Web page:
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Eyer v. Rivera

United States District Court, W.D. Texas, San Antonio Division

October 25, 2019

MICHAEL EYER, JESSE SALINAS, ANGEL YANEZ, Plaintiffs
v.
FRANCISCO ROMAN RIVERA, SR., PANTHER II TRANSPORTATION, INC., D/B/A PANTHER EXPEDITED SERVICES, INC.; AND PRIME LOGISTICS INC., Defendants

          ORDER GRANTING PRIME LOGISTICS, INC.'S MOTION FOR PARTIAL SUMMARY JUDGMENT

          JASON PULLIAM UNITED STATES DISTRICT JUDGE.

         Before the Court is Prime Logistics, Inc.'s [hereinafter “Prime”] Motion for Partial Summary Judgment on Plaintiffs' causes of action of vicarious liability, negligent hiring, negligent training, negligent supervision, negligent qualification, and negligent entrustment against Prime (ECF No. 51). Plaintiffs did not file a response. After due consideration, the Court concludes the Motion shall be granted.

         FACTUAL AND PROCEDURAL BACKGROUND

         This dispute arises out of an automobile accident that occurred on September 7, 2017, in San Antonio, Texas. ECF No. 12. Plaintiff Michael Eyer was driving an Isuzu NPR, and Plaintiffs Jesse Salinas and Angel Yanez were passengers in the vehicle. Id. Defendant Francisco Roman Rivera, Sr. (“Defendant Rivera”) was operating a Freightliner tractor when he collided with the rear end of the Isuzu. ECF No. 50.

         After removal to federal court, Plaintiffs filed their First Amended Complaint, in which they allege causes of action for ordinary negligence and negligence per se. ECF No.12. Plaintiffs allege Prime is responsible for Rivera's conduct based upon the respondeat theory of vicarious liability. Id. Additionally, Plaintiffs bring independent causes of action against Prime for negligent hiring, negligent training, negligent supervision, negligently qualifying Defendant Rivera as a commercial motor vehicle operator, and negligent entrustment. Id.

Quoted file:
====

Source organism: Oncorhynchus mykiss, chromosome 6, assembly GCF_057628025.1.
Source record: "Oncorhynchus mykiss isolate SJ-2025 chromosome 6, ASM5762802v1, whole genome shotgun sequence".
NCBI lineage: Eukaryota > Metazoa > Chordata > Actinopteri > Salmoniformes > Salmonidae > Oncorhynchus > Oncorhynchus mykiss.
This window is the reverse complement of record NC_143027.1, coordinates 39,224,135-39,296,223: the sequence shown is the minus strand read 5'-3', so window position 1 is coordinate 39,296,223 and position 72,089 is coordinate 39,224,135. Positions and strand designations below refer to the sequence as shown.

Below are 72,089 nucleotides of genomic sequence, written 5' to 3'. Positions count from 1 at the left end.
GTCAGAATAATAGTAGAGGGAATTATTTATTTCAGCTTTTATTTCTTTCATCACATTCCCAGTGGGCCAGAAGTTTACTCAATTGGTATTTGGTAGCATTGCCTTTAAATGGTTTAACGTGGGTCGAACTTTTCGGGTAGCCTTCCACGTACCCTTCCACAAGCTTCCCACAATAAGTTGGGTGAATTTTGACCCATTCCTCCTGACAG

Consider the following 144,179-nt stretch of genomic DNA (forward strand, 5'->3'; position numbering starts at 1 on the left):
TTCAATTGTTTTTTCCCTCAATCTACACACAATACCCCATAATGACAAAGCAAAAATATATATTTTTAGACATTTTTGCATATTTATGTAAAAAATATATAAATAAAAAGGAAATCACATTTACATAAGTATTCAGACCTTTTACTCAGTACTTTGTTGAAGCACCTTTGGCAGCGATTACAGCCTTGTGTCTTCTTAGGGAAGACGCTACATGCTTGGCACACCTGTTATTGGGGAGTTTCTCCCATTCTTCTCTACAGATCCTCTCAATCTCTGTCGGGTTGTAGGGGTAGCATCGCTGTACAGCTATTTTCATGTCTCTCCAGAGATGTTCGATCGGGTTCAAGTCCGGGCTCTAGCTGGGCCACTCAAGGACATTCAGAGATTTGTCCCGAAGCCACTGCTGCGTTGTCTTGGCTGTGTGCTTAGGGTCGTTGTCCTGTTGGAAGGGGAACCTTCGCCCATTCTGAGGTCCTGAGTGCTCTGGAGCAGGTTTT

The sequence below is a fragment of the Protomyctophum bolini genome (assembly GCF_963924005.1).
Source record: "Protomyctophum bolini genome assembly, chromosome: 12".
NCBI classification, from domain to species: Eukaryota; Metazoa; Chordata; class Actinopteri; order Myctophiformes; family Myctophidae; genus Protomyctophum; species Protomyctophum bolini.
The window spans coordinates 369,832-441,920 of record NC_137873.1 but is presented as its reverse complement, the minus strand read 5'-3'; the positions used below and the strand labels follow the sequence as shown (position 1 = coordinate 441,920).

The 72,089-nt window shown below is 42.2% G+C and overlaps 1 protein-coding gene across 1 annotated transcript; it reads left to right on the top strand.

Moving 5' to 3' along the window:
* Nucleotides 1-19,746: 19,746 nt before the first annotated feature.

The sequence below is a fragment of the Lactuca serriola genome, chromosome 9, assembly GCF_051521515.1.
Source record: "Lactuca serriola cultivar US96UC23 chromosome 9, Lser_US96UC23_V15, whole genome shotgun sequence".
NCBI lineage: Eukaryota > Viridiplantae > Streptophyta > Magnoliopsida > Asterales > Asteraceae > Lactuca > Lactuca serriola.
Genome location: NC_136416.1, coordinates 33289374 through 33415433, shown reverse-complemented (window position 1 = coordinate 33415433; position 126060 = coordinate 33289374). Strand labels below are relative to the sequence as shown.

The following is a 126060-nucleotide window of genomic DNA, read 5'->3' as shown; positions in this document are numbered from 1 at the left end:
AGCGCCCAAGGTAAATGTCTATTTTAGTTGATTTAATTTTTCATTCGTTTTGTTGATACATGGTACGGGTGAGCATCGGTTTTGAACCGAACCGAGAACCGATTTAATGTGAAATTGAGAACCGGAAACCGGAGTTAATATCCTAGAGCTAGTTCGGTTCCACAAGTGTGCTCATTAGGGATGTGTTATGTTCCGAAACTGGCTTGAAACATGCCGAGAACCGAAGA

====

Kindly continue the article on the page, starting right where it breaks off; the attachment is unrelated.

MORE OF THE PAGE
Prime filed this motion seeking partial summary judgment on Plaintiffs' causes of action for vicarious liability, negligent hiring, negligent training, negligent supervision, negligently qualifying Defendant Rivera as a commercial motor vehicle operator, and negligent entrustment.[1] ECF No. 51.

         STANDARD OF REVIEW

         To be entitled to summary judgment, the movant must show “there is no genuine dispute as to any material fact and the movant is entitled to judgment as a matter of law.” Fed.R.Civ.P. 56(a).[2] “As to materiality, the substantive law will identify which facts are material, ” and a fact is “material” only if it “might affect the outcome of the suit under the governing law.” Anderson v. Liberty Lobby, Inc., 477 U.S. 242, 248 (1986). When “the evidence is such that a reasonable jury could return a verdict for the nonmoving party, ” a dispute over a material fact qualifies as “genuine” within the meaning of Rule 56. Id. Because there must be a genuine dispute of material fact, “the mere existence of some alleged factual dispute between the parties will not defeat an otherwise properly supported motion for summary judgment.” Id. at 247-48. There is no genuine dispute for trial when “the record taken as a whole could not lead a rational trier of fact to find for the nonmoving party.” Scott v. Harris, 550 U.S. 372, 380 (2007) (quoting Matsushita Elec. Indus. Co. v. Zenith Radio Corp., 475 U.S. 574, 586-87 (1986)).